A new ARENA-backed campaign is hoping to help crack the nut of Australia’s electric vehicle problem, by identifying both the barriers preventing uptake, as well as the key incentives that might drive a consumer to make the switch to an EV.
The Australian Renewable Energy Agency said on Friday that it had granted $172,215 in funding to a public participation program called Charge Together, designed by local start-up EVenergi.
ARENA said Charge Together would involve a social media and marketing campaign to identify prospective EV buyers, and use consumer research to help understand where the Australian market is going wrong on electric vehicle uptake.
As we have reported on RenewEconomy, electric vehicles have so far failed to thrive in the Australian automotive market, thanks to a vicious circle of policy inaction and what has been perceived as a general lack of consumer interest.
Participants in the Charge Together program would be given a home and car monitoring system which will “emulate the cost and logistics of owning, as well as charging and maintaining an electric car.”
EVenergi would then use this data to build a mobile app and online platform to help consumers to model the influence of rooftop solar, home batteries and electricity tariffs on a decision to buy EVs.
The idea is to optimise the buying and owning an electrical vehicle by giving customers access to significant discounts on selected EV related products and services, and by incentivising them to charge in ways that could help reduce strain on the electricity grid.
The research gathered will also be used to inform a report for government and industry, identifying barriers to EV uptake, potential infrastructure hotspots and lay the groundwork for EV charging
stations as uptake increases.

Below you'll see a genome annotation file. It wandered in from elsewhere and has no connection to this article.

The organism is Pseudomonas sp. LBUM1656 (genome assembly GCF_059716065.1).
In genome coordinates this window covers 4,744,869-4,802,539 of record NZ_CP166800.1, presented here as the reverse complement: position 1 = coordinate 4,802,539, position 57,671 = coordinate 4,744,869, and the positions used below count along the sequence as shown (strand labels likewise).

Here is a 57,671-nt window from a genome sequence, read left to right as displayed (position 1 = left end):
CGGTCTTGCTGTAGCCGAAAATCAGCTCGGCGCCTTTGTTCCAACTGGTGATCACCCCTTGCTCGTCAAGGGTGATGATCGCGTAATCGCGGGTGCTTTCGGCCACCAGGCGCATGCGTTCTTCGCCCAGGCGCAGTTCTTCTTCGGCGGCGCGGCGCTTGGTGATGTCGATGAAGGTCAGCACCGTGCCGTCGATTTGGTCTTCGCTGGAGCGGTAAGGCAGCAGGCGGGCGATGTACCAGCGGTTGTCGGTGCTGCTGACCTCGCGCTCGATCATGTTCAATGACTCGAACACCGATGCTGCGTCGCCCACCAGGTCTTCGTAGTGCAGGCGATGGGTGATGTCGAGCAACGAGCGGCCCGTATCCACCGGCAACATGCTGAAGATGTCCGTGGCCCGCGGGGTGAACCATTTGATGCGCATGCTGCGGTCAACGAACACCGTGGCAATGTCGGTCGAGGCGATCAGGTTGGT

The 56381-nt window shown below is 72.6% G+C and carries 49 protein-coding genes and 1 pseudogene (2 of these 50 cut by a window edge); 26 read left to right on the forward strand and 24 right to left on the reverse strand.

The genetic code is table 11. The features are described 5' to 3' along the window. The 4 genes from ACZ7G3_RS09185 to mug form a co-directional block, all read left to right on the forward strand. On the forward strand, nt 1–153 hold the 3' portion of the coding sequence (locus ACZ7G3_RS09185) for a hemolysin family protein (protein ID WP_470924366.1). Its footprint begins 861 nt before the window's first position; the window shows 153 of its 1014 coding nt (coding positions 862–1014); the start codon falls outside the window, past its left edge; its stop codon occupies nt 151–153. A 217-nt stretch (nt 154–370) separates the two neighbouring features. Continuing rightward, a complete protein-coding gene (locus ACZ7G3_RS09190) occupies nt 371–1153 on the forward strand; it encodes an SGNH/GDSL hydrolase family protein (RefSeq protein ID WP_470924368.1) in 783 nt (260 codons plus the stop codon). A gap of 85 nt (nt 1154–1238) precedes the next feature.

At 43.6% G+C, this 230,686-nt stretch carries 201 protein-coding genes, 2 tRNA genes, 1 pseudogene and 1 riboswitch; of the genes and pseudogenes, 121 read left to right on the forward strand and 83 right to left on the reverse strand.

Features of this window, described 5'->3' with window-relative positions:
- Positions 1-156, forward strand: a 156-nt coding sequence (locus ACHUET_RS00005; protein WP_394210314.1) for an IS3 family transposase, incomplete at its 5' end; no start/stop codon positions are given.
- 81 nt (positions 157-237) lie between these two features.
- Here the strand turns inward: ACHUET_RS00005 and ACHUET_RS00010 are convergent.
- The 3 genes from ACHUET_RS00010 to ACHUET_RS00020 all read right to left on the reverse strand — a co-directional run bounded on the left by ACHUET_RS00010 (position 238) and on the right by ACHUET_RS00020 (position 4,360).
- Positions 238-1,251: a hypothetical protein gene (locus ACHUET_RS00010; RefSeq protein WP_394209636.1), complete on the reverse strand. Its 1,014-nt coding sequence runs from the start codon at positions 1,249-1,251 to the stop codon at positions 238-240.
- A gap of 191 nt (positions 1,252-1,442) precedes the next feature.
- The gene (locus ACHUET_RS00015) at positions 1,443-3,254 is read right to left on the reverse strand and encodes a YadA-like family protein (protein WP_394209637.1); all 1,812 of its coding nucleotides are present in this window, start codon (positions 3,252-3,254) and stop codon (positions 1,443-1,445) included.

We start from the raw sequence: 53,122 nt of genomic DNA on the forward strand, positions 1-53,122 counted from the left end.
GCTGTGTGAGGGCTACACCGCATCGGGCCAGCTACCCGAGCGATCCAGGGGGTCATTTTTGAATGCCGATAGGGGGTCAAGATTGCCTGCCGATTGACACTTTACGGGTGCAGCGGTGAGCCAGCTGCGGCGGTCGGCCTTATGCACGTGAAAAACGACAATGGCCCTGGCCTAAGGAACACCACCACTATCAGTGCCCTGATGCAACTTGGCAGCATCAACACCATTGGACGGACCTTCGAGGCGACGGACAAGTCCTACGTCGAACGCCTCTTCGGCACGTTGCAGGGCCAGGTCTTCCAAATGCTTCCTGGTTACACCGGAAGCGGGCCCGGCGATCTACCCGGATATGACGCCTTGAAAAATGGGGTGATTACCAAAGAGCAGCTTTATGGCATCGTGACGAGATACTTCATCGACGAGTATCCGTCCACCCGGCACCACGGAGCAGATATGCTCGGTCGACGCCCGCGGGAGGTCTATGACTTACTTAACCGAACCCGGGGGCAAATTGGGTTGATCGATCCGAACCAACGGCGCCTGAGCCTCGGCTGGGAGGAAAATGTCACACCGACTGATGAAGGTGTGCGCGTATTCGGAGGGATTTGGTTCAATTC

For participants in the program, a sweetener to the deal will be the chance to win “prizes and rewards” from Renault, which in September last year revealed its pure-electric ZOE supermini and Kangoo ZE van would be made available to Australian buyers within the next “couple of months”.
In a statement on Friday, ARENA chief Ivor Frischknecht said the Agency was excited to be involved in the effort to capture information about the needs and preferences of potential electric vehicle customers, and the capabilities of electricity retailers and networks to accelerate the uptake of EVs.
“Understanding the potential impacts of EVs on both home energy use and the electricity network will provide valuable knowledge on how EVs can maximise the use of local generation while integrating into a more flexible renewable distribution grid of the future,” he said.
The $349,573 Charge Together program, which has been successfully trialled in the UK, will initially be rolled out in South Australia – presumably to give it the greatest chance of success, considering SA’s leading position in Australia on renewable energy, rooftop solar and other industry leading low-carbon initiatives.
Based on its level of success, it could then be rolled out in other states.